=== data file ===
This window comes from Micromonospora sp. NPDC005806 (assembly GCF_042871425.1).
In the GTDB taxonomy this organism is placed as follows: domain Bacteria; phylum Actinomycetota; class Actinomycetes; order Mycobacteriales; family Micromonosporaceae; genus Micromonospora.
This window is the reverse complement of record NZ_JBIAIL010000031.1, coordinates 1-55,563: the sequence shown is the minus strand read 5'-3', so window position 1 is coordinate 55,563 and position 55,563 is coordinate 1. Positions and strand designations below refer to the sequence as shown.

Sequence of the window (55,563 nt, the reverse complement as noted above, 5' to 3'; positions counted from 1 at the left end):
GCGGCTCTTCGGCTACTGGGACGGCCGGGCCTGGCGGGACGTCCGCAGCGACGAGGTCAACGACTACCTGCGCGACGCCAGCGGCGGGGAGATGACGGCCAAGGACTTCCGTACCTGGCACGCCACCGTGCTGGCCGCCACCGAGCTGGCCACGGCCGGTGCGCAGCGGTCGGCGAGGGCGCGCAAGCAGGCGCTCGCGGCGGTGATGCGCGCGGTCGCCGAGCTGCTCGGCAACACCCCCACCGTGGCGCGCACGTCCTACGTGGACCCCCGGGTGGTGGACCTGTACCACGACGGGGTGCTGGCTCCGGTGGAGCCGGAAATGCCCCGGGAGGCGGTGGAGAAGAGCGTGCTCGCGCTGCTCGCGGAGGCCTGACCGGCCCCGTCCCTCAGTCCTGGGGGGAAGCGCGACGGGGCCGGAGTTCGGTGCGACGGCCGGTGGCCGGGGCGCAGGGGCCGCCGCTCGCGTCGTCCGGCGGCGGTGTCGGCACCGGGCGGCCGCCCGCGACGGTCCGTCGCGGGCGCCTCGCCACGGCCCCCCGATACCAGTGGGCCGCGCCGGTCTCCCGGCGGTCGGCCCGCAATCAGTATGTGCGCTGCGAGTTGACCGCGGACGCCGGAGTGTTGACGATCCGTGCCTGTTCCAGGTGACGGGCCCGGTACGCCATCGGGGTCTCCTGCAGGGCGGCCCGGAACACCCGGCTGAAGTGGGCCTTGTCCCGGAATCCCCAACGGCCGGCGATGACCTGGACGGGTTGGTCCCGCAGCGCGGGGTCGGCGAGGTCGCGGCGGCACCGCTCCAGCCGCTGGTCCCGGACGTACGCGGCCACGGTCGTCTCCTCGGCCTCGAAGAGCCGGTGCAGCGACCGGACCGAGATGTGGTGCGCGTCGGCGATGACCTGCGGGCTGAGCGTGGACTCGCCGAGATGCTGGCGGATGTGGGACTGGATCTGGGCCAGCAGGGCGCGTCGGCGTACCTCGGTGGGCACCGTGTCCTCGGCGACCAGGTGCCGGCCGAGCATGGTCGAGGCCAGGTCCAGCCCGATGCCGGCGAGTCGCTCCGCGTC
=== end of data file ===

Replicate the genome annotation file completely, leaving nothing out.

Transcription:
This window comes from Micromonospora sp. NPDC005806 (assembly GCF_042871425.1).
In the GTDB taxonomy this organism is placed as follows: domain Bacteria; phylum Actinomycetota; class Actinomycetes; order Mycobacteriales; family Micromonosporaceae; genus Micromonospora.
This window is the reverse complement of record NZ_JBIAIL010000031.1, coordinates 1-55,563: the sequence shown is the minus strand read 5'-3', so window position 1 is coordinate 55,563 and position 55,563 is coordinate 1. Positions and strand designations below refer to the sequence as shown.

Sequence of the window (55,563 nt, the reverse complement as noted above, 5' to 3'; positions counted from 1 at the left end):
GCGGCTCTTCGGCTACTGGGACGGCCGGGCCTGGCGGGACGTCCGCAGCGACGAGGTCAACGACTACCTGCGCGACGCCAGCGGCGGGGAGATGACGGCCAAGGACTTCCGTACCTGGCACGCCACCGTGCTGGCCGCCACCGAGCTGGCCACGGCCGGTGCGCAGCGGTCGGCGAGGGCGCGCAAGCAGGCGCTCGCGGCGGTGATGCGCGCGGTCGCCGAGCTGCTCGGCAACACCCCCACCGTGGCGCGCACGTCCTACGTGGACCCCCGGGTGGTGGACCTGTACCACGACGGGGTGCTGGCTCCGGTGGAGCCGGAAATGCCCCGGGAGGCGGTGGAGAAGAGCGTGCTCGCGCTGCTCGCGGAGGCCTGACCGGCCCCGTCCCTCAGTCCTGGGGGGAAGCGCGACGGGGCCGGAGTTCGGTGCGACGGCCGGTGGCCGGGGCGCAGGGGCCGCCGCTCGCGTCGTCCGGCGGCGGTGTCGGCACCGGGCGGCCGCCCGCGACGGTCCGTCGCGGGCGCCTCGCCACGGCCCCCCGATACCAGTGGGCCGCGCCGGTCTCCCGGCGGTCGGCCCGCAATCAGTATGTGCGCTGCGAGTTGACCGCGGACGCCGGAGTGTTGACGATCCGTGCCTGTTCCAGGTGACGGGCCCGGTACGCCATCGGGGTCTCCTGCAGGGCGGCCCGGAACACCCGGCTGAAGTGGGCCTTGTCCCGGAATCCCCAACGGCCGGCGATGACCTGGACGGGTTGGTCCCGCAGCGCGGGGTCGGCGAGGTCGCGGCGGCACCGCTCCAGCCGCTGGTCCCGGACGTACGCGGCCACGGTCGTCTCCTCGGCCTCGAAGAGCCGGTGCAGCGACCGGACCGAGATGTGGTGCGCGTCGGCGATGACCTGCGGGCTGAGCGTGGACTCGCCGAGATGCTGGCGGATGTGGGACTGGATCTGGGCCAGCAGGGCGCGTCGGCGTACCTCGGTGGGCACCGTGTCCTCGGCGACCAGGTGCCGGCCGAGCATGGTCGAGGCCAGGTCCAGCCCGATGCCGGCGAGTCGCTCCGCGTC